Rules on uranium processing pass House
Coram says they’ll destroy towns
DENVER – New regulations on uranium processing passed the state House on Monday, despite a plea from Rep. Don Coram, R-Montrose, that they would destroy hope in the mining towns in his district.
Senate Bill 192 is intended to address an environmental disaster caused by the Cotter uranium mill in Cañon City, where radioactive waste poisoned a neighborhood’s groundwater for years.
It passed 43-22 Monday morning.
“We want to make sure there is not another Cotter mill. We want to make sure groundwater is not polluted by uranium processing,” said one of the sponsors, Rep. K.C. Becker, D-Boulder.
The bill sets minimum standards for groundwater cleanups before a company can be let off the hook. It also requires uranium and thorium mines to get a radioactive materials license from the state health department if they use a new process that involves injecting water into the mine’s rock formations.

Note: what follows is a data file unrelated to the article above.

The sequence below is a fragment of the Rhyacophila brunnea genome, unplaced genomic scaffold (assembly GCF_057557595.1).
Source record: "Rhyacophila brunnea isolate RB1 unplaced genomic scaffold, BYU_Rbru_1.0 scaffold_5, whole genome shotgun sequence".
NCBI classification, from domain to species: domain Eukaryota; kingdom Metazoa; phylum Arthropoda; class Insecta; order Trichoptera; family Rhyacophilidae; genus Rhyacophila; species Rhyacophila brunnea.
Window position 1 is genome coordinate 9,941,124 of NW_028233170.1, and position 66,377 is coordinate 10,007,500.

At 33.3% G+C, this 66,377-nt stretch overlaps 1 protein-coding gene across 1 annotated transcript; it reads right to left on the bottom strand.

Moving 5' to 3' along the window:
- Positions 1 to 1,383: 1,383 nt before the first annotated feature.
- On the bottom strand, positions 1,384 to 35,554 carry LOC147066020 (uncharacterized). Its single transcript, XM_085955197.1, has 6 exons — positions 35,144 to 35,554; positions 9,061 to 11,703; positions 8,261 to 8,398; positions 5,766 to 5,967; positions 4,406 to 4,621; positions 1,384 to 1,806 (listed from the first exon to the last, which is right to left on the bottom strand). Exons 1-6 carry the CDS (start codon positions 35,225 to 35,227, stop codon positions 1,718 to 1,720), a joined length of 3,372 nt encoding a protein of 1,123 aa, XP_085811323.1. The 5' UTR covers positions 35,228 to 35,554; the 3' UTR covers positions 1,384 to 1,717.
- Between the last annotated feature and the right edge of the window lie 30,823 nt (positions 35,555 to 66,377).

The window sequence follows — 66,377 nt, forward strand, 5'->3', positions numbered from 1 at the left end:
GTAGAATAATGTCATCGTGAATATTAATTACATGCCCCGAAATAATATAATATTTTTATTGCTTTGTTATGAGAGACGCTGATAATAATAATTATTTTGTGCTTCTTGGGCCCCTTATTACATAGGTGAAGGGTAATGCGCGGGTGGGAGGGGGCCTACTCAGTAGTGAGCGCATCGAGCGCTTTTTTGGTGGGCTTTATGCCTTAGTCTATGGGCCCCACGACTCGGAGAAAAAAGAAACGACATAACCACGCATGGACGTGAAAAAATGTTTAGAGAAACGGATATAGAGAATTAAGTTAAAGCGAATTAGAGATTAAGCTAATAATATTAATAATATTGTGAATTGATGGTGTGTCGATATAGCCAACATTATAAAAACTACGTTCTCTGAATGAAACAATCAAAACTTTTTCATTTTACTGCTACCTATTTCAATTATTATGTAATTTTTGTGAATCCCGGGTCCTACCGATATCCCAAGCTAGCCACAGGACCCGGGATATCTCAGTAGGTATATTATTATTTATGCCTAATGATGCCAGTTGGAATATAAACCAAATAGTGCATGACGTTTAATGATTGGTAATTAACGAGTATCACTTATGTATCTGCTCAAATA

Coram led opposition to the bill, both Monday and in Friday debate that stretched into Saturday morning. He said the bill could kill a potential $3 billion vanadium industry on the Western Slope. Vanadium, which is used to produce batteries, is found alongside uranium in the region.
Coram, who owns uranium and vanadium mines in the region, said state and federal regulators would be better able to decide what mines need extra scrutiny, not the 65 members of the House.
“This $3 billion decision will not be determined by 65 raw amateurs who think they’re doing the right thing,” Coram said.
In an impassioned debate around midnight Friday, he said the people of Nucla and Naturita, two depressed uranium towns in Montrose County, need some promise of a vanadium industry.
“Sooner or later, there is a breaking point. You can kill their opportunity. You can spoil their dreams,” Coram said. “These are real lives that you’re impacting, and you’re doing so unnecessarily.”
The towns held on to hope of a uranium resurgence for several years when Energy Fuels Resources Corp. proposed building a uranium mill in the Paradox Valley. But the company has since bought a Utah mill, and its near-term plans no longer include a Colorado mill.
But on Monday, Rep. Jared Wright, R-Fruita, said new mining technologies often pollute, depsite promises to be safe and clean.
If Energy Fuels reverses course and decides to build the new mill, SB 192’s groundwater cleanup requirements would apply to it, as well as to Cotter’s Cañon City mill.